If an intruder gets hurt on my property, am I liable?

A landowner owes a duty of care to everyone who enters his or her property, regardless of whether that person is a trespasser, a licensee, or an invitee. This article is a discussion of the standard of care a homeowner must take for a person who has no permission to be on his or her property. It may not seem intuitive, but a person can be held responsible for injuries suffered by an intruder.

A homeowner is not permitted to set up dangerous traps for an intruder. A spring loaded gun set to fire on an intruder who opens a door is an example of such a trap. Burying landmines in the front lawn can lead to serious liability issues. Although these are extreme examples, any sort of trap set to purposely injure a potential trespasser is not permitted. The legal system does not tolerate violent self help as a means of protecting one’s land from criminal activity.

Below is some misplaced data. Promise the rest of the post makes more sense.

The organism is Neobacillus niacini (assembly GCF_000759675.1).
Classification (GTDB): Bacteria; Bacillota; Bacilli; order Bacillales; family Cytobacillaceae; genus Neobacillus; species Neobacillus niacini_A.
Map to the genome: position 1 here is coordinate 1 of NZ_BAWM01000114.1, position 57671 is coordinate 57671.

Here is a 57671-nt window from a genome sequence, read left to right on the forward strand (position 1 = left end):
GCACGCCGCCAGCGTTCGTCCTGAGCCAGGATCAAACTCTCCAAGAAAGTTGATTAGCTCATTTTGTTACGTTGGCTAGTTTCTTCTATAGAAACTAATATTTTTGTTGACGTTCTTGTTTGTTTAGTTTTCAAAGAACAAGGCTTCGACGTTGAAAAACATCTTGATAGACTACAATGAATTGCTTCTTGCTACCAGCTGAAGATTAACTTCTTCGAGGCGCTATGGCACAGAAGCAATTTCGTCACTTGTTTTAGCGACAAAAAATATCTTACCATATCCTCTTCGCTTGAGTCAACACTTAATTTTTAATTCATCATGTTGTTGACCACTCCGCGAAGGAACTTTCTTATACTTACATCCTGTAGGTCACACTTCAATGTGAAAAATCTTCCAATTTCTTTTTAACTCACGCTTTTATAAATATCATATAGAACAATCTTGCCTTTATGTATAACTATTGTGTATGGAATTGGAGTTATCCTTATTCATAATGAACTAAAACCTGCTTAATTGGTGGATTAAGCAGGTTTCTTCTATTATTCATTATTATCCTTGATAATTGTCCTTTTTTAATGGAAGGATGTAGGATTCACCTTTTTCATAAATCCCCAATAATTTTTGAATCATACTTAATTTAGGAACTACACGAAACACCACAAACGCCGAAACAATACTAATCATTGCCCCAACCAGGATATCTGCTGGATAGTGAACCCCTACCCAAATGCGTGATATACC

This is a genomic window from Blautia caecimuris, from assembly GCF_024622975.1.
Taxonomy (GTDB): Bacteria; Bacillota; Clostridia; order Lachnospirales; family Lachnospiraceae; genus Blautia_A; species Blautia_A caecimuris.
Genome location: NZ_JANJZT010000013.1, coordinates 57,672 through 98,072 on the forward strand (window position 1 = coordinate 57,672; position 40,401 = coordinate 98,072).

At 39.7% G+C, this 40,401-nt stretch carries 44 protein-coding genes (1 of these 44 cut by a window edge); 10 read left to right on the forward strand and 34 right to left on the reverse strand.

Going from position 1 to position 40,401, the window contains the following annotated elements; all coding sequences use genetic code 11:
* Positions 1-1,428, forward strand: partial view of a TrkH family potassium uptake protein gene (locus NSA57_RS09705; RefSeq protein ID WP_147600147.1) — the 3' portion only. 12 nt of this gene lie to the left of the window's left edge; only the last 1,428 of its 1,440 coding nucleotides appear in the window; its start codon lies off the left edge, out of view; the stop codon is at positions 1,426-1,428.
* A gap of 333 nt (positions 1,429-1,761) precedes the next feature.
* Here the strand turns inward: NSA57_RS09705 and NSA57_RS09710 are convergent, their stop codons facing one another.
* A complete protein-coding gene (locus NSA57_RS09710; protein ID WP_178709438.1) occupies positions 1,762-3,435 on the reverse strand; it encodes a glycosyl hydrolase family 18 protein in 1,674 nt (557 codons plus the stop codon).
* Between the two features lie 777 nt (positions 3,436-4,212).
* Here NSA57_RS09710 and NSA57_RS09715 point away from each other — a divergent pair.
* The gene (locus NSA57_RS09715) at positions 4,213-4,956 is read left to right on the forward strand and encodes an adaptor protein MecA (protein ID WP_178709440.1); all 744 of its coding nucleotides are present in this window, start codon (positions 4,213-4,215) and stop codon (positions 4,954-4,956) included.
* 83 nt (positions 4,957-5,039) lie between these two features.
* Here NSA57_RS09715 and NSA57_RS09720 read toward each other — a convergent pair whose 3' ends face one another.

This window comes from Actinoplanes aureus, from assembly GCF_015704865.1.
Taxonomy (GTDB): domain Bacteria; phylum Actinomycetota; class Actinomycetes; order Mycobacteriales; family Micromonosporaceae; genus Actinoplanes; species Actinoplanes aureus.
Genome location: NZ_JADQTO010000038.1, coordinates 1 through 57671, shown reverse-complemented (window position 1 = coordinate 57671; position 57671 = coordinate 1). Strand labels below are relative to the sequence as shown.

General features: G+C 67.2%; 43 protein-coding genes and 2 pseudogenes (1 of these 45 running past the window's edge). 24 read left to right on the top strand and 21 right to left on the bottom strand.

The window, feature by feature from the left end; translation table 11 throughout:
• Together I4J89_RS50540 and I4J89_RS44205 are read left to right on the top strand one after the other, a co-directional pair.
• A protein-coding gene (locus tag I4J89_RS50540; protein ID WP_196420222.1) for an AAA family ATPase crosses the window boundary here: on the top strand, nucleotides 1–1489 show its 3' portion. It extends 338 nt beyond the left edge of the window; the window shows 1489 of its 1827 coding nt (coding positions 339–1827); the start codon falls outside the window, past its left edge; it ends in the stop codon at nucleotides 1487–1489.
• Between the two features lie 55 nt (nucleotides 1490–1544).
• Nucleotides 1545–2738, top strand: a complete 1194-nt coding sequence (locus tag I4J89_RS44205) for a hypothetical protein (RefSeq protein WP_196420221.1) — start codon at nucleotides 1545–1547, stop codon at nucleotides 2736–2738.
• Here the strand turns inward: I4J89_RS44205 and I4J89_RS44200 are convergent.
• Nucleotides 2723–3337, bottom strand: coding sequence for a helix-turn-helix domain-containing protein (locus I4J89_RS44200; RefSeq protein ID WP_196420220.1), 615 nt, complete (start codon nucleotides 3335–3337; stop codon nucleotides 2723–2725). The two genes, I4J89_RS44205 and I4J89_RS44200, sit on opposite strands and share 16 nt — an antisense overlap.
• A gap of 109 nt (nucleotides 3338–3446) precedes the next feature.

In some situations a homeowner may have a duty to warn a trespasser of potentially dangerous conditions. If a large hole exists on a property that is not obvious to a passerby, it may be a good idea to put up a sign letting people know of the hole’s existence. A sign in a window reading “beware of dog” can protect a landowner from liability if that dog mauls an intruder. It can also act as a deterrent, keeping would be thieves looking for another house to rob.

The most common way a homeowner is responsible for an intruder’s injuries is if their home contains an attractive nuisance. This is a potentially dangerous condition that may seem particularly inviting to trespassers. Trampolines, swimming pools, and swing sets can attract children onto a person’s property without invitation. Landowners must be aware that children who get hurt while playing on their property can sue for their injuries, even if they never had permission to be on the property. Even an empty pool can attract skateboarders participating in an inherently dangerous activity, creating liability for a homeowner. The best way to protect oneself from this liability is to build a tall fence to make it impossible for small children to trespass and to make it clear to older children that their presence is unwelcome.


Monday, February 15, 2016